The Bolivian people versus the thuggery of the right

Workers and campesinos have declared a state of emergency against the return of the “privatizing oligarchs.” They organized enormous marches in the department of La Paz, the heartland of Aymara resistance which ignited the massive protests of 2003 that brought down president Goni. Bystanders applauded them as the social movements arrived from the edge of the vast canyon in El Alto to its depths in La Paz.

The intransigence of Mesa and Luis Fernando Camacho is clear, as their militants descend into an abyss of chaos. On November 6 they attacked thousands of Indigenous women in Cochabamba who marched with their children in support of Evo Morales. The racist rage of the right-wing is there for all to see. Women in Indigenous dress were kidnapped, and MAS mayor Patricia Arce (formerly a campesino union leader), was beaten, dragged through the dirt and doused with red paint in ritual fashion. She was made to kneel and beg for forgiveness. It is a “punishment” that the right uses repeatedly. Women in the grassroots of MAS point out that it is their sons who are being paid to join the shock brigades and attack their own mothers.

Massive rejection of the right-wing violence now includes many of those who voted for Mesa, some high churchmen close to the oligarchy, and tens of thousands of women who have marched in the last weeks, first to demand respect for the rural and Indigenous vote and then to decry the cruelties unleashed against those marching women. Bolivia has one of the highest representations of women politicians on earth and putting aside political affiliations, they have urged their compatriots to abjure violence. The rationality of MAS, the United Nations, the vast Indigenous and campesino populations and their urban relatives, and millions of mobilized women is such that the escalating savagery of the right can only be explained by a single factor: U.S. patronage.

Cindy Forster is the Chair of Latin American Studies and a Professor of History at Scripps College.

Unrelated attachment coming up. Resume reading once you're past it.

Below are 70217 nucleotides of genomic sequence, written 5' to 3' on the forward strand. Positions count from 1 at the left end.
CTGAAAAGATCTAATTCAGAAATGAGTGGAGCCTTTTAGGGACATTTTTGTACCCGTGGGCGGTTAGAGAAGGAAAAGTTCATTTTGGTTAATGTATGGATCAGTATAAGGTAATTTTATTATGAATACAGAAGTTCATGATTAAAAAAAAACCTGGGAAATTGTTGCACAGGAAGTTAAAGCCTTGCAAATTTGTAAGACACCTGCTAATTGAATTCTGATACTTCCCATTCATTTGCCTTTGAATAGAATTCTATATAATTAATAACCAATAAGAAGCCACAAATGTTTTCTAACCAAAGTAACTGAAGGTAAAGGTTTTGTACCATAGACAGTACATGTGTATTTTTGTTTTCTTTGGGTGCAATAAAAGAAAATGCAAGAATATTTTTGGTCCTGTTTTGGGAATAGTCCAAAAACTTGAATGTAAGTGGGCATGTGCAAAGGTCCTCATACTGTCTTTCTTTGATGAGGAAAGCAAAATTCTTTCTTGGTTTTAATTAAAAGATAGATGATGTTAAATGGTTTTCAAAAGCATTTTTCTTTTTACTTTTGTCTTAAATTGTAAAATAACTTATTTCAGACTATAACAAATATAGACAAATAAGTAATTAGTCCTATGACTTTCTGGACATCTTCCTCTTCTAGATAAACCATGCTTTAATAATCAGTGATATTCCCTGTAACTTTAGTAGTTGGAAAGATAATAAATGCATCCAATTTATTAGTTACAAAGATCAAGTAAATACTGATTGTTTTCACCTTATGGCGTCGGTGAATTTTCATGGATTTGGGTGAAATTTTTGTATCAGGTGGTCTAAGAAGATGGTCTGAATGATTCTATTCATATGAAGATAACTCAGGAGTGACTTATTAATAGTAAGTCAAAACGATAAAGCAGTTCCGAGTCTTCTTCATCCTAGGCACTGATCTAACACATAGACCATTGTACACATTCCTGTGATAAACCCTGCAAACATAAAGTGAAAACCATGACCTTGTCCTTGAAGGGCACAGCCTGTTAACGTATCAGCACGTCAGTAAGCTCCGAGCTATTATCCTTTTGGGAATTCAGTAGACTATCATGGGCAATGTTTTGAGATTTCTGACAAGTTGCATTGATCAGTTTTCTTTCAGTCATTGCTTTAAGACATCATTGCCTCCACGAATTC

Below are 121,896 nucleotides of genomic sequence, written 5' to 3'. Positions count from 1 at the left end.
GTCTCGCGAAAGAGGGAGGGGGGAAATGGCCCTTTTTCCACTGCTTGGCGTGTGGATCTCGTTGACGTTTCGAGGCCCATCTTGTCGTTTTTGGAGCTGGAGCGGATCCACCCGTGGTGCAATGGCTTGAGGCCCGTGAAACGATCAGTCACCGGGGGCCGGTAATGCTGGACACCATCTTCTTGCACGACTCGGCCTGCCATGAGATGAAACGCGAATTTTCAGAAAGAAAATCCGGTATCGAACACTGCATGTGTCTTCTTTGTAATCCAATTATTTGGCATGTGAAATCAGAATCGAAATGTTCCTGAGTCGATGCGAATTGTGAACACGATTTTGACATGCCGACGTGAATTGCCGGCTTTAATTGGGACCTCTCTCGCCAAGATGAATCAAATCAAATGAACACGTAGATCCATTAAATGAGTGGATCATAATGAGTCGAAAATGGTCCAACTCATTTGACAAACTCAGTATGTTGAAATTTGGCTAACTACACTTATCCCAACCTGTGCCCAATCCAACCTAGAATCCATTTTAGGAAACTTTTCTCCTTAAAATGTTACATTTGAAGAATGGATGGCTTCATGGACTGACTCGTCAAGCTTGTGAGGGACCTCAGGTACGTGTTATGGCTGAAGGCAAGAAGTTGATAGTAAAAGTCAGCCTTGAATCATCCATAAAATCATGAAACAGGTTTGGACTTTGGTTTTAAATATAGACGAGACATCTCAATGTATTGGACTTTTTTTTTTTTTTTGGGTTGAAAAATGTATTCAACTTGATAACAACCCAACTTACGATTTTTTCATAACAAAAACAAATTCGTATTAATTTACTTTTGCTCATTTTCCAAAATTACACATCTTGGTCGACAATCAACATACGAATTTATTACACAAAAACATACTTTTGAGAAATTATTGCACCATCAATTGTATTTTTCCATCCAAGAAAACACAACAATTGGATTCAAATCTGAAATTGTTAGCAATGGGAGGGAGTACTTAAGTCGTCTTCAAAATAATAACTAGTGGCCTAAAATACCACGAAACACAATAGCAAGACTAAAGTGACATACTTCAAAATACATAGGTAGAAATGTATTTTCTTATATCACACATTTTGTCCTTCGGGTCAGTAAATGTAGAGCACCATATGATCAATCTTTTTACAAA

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Haïti au bord du gouffre: «pour rester au pouvoir, le Président Moïse devra massacrer les gens»


Haïti est à nouveau plongé dans le chaos. Émeutes, écoles et hôpitaux fermés, forces de l’ordre attaquées: une guerre civile pourrait-elle bientôt éclater? Sputnik fait le point avec Frantz Voltaire, directeur du Centre International de Documentation et d’Information Haïtienne, Caribéenne et Afro-canadienne.

Haïti, ce petit pays antillais de 11 millions d’habitants, s’enfonce de plus en plus dans le chaos et la violence.

Depuis février 2019, des citoyens multiplient les manifestations pour dénoncer la corruption et l’économie en chute libre. Les opposants au Président Jovenel Moïse l’accusent notamment d’avoir détourné des fonds du Petrocaribe, un prêt accordé à Haïti par le Venezuela. Menée par la Cour supérieure des comptes, une enquête a déjà conclu que le Président avait participé à cette fraude.

Signe d’une situation qui empire, un couple de Français a été tué par balles le 25 novembre dernier dans la capitale de Port-au-Prince, où ils venaient d’atterrir. Selon l’Onu, au moins 42 personnes ont été tuées depuis la mi-septembre lors de manifestations organisées contre le Président soutenu par Washington.

Une situation qui se dégrade à vue d’œil 

Selon Frantz Voltaire, si la situation s’est quelque peu calmée récemment dans la capitale, les manifestations pourraient rapidement y reprendre de plus belle. M. Voltaire est le directeur du Centre International de Documentation et d’Information Haïtienne, Caribéenne et Afro-canadienne, situé à Montréal. En entrevue, il dépeint une situation pour le moins catastrophique, évoquant notamment la fermeture des écoles et des hôpitaux ainsi que les routes bloquées par des gens armés.

«Il y a un début d’accalmie depuis que le Président Moïse a rencontré l’ambassadrice américaine à l’Onu, Mme Kelly Craft. Le fait que les États-Unis aient réitéré leur appui au Président en place a quelque peu calmé la situation. Il n’en demeure pas moins que le niveau d’insécurité atteint des sommets. À Port-au-Prince, la situation s’est un peu améliorée, mais les manifestations se poursuivent dans les autres villes du pays», souligne Frantz Voltaire à notre micro.

Ce grand spécialiste d’Haïti estime que son pays d’origine a très peu de chances de sortir rapidement de cette crise. Incapables de s’entendre, les deux camps tendraient de plus en plus à se «radicaliser». La population serait en grande majorité favorable à la destitution du Président Moïse, alors que ce dernier compterait sur l’appareil étatique et surtout sur le soutien des États-Unis pour mater la révolte. En février dernier, malgré la grande impopularité du Président, l’ambassadrice américaine en Haïti est même allée lui renouveler son appui dans la capitale.

«Il y a une sorte de trêve qui n’est pas très claire: on ne sait pas du tout combien de temps elle va durer. [...] L’opposition n’arrive pas à renverser le Président, tandis que paradoxalement le pouvoir ne gouverne rien... Le Président ne dirige que par la force. Nous sommes dans une impasse et nous ne voyons poindre à l’horizon aucune solution. La radicalisation des positions est telle que les deux camps demeurent incapables de trouver une solution moyenne», précise l’historien et documentariste.